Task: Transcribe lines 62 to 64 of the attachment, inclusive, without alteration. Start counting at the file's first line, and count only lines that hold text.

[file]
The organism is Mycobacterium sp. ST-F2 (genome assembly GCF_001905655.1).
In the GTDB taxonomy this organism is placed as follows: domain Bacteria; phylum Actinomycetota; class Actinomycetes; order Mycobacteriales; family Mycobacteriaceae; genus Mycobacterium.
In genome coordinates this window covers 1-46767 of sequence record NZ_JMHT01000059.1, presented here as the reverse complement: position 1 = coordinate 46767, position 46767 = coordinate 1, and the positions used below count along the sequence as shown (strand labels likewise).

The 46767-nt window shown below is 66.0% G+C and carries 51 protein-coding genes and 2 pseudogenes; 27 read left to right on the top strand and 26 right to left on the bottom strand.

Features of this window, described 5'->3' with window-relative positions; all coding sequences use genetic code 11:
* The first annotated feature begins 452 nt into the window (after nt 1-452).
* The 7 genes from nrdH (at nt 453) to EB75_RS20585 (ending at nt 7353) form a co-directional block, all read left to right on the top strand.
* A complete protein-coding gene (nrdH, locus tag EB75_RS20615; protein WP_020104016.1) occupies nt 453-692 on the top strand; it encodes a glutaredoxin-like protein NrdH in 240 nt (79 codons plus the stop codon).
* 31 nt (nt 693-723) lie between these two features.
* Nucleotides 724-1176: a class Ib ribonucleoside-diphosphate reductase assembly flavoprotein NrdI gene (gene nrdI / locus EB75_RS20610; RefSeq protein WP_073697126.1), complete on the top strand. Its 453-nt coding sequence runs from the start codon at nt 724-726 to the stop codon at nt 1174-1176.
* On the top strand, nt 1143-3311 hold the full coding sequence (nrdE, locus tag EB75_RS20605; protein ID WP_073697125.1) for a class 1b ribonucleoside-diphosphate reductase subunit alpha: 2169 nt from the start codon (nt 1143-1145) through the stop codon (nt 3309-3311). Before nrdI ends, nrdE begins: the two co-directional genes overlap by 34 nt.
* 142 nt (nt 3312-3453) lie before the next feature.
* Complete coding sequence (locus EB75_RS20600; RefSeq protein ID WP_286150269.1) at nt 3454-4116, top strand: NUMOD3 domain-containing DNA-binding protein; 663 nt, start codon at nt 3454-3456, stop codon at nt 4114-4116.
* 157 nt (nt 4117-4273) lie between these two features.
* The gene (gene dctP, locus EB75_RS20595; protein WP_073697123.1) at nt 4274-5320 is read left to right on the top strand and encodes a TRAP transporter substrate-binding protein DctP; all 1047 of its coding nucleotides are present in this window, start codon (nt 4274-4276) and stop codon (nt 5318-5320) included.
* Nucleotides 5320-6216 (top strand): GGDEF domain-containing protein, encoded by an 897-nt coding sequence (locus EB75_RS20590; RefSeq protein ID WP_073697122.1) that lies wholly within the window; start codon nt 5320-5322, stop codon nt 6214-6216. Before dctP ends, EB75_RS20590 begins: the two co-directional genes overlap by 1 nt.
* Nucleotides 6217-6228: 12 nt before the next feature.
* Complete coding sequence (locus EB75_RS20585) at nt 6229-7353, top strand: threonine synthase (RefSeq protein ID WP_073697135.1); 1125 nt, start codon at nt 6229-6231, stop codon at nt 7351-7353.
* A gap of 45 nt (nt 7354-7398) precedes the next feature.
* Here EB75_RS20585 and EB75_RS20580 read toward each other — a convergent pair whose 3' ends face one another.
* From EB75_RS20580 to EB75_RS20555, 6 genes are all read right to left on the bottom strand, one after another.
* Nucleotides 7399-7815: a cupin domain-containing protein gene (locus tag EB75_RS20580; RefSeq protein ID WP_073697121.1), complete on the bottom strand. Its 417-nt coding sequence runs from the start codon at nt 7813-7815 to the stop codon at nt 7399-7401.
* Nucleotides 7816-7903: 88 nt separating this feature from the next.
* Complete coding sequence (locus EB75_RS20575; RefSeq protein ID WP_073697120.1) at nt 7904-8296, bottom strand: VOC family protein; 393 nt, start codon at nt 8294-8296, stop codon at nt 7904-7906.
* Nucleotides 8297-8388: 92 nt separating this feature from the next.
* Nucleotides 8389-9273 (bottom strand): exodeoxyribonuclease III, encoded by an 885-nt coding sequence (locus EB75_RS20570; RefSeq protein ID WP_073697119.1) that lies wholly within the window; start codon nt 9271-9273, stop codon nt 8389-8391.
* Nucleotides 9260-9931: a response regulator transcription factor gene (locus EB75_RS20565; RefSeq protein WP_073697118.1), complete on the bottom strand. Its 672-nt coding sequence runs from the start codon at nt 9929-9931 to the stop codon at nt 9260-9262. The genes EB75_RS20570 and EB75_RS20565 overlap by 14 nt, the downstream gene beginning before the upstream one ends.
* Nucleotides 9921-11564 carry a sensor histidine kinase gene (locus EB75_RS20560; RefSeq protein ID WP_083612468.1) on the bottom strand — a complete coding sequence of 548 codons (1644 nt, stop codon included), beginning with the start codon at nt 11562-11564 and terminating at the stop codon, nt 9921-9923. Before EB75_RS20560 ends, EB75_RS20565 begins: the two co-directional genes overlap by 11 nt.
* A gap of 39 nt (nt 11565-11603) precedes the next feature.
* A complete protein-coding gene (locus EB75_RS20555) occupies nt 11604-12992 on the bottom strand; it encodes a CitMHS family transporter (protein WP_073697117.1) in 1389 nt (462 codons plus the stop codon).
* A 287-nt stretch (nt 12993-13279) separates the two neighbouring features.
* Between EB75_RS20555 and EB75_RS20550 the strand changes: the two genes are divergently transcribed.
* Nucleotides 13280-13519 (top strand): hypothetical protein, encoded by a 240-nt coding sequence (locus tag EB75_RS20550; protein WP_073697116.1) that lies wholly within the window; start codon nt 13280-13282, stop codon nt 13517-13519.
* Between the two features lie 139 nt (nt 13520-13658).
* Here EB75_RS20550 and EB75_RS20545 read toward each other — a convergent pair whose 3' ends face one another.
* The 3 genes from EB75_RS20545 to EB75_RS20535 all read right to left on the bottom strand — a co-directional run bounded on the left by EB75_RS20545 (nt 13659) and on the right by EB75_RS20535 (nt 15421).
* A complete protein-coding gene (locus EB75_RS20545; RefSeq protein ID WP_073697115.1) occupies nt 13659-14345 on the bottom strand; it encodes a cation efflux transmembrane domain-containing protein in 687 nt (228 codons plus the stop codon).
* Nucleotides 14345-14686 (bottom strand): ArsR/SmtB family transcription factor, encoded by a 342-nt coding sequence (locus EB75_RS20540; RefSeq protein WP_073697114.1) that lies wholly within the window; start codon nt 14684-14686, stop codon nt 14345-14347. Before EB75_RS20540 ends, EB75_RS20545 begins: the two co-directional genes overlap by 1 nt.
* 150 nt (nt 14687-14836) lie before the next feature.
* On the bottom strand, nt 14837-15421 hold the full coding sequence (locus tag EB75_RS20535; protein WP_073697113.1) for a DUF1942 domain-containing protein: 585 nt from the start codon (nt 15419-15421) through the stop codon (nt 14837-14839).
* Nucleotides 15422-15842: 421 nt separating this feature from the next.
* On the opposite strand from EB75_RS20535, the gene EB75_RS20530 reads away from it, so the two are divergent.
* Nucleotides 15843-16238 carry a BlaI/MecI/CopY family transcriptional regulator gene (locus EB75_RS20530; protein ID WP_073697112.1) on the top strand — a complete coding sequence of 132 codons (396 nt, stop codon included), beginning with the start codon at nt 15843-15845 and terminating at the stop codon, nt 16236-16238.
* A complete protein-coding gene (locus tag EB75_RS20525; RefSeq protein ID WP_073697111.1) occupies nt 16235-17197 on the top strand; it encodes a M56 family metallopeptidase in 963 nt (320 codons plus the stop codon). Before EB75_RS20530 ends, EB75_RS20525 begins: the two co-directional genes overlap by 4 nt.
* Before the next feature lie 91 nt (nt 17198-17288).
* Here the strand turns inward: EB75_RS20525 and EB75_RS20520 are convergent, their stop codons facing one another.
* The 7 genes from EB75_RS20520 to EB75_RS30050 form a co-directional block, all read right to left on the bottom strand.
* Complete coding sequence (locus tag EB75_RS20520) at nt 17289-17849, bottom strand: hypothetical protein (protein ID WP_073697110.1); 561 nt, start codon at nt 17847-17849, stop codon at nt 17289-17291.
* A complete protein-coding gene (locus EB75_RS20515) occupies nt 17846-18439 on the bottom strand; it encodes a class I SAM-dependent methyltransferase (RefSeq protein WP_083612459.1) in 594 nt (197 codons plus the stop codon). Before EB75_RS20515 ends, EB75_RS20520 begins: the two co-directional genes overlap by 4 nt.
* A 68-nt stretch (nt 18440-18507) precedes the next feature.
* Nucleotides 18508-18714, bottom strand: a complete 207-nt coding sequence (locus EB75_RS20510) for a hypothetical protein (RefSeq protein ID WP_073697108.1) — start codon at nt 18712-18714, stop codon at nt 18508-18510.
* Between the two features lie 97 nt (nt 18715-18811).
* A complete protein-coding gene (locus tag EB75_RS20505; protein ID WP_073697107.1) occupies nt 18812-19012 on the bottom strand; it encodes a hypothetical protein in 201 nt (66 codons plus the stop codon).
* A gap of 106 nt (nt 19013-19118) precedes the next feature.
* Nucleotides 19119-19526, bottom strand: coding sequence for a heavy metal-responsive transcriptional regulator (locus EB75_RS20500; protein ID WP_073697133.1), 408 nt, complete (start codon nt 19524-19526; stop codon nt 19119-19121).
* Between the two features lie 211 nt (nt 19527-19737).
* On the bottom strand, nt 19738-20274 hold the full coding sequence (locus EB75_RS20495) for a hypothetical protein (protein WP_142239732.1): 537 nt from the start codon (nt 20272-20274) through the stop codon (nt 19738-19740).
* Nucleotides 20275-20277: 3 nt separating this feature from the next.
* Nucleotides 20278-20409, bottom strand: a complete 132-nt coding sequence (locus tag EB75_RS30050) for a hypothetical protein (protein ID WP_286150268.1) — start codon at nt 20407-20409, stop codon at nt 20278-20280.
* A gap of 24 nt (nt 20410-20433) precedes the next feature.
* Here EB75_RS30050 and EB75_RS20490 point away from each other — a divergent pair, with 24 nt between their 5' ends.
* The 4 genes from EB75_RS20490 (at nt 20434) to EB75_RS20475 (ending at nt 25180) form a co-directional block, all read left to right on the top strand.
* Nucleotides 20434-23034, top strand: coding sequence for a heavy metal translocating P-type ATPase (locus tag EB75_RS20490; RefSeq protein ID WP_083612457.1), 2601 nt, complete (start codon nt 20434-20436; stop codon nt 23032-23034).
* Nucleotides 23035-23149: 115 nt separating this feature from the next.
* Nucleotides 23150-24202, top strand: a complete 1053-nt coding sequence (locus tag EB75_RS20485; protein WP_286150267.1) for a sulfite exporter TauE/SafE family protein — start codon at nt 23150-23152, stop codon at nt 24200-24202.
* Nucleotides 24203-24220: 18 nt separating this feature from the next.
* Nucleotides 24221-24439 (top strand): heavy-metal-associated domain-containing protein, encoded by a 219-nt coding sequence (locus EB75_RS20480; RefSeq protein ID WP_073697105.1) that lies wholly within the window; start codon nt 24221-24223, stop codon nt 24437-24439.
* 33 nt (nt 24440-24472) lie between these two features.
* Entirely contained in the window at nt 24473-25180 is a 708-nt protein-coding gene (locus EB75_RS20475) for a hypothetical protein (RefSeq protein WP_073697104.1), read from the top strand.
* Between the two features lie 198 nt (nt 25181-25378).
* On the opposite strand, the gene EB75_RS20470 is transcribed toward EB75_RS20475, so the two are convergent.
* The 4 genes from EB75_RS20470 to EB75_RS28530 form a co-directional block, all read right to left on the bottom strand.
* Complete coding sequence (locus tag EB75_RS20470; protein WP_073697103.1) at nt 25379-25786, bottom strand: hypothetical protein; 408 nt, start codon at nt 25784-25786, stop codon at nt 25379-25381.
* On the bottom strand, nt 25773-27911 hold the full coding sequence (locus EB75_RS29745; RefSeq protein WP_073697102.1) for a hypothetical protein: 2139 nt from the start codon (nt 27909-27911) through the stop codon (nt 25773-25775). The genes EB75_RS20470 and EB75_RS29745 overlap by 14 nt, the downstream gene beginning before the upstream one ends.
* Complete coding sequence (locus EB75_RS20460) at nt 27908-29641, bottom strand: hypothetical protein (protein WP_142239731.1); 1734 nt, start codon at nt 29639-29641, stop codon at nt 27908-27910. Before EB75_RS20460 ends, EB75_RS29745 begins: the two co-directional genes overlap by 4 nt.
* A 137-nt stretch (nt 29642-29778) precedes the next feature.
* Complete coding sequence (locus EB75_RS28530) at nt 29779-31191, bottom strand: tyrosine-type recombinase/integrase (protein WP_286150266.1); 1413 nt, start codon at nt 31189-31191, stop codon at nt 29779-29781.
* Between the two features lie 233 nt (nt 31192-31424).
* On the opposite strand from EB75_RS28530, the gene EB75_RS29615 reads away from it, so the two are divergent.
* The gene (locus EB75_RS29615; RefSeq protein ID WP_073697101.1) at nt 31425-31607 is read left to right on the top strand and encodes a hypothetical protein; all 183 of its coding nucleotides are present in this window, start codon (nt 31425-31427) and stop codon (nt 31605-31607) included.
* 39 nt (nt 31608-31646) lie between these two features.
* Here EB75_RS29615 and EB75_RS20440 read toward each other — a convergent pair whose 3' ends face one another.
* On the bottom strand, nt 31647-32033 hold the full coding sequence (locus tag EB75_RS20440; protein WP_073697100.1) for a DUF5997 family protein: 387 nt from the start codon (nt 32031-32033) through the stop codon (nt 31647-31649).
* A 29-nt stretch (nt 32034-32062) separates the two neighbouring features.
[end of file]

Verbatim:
* The 4 genes from EB75_RS20490 (at nt 20434) to EB75_RS20475 (ending at nt 25180) form a co-directional block, all read left to right on the top strand.
* Nucleotides 20434-23034, top strand: coding sequence for a heavy metal translocating P-type ATPase (locus tag EB75_RS20490; RefSeq protein ID WP_083612457.1), 2601 nt, complete (start codon nt 20434-20436; stop codon nt 23032-23034).
* Nucleotides 23035-23149: 115 nt separating this feature from the next.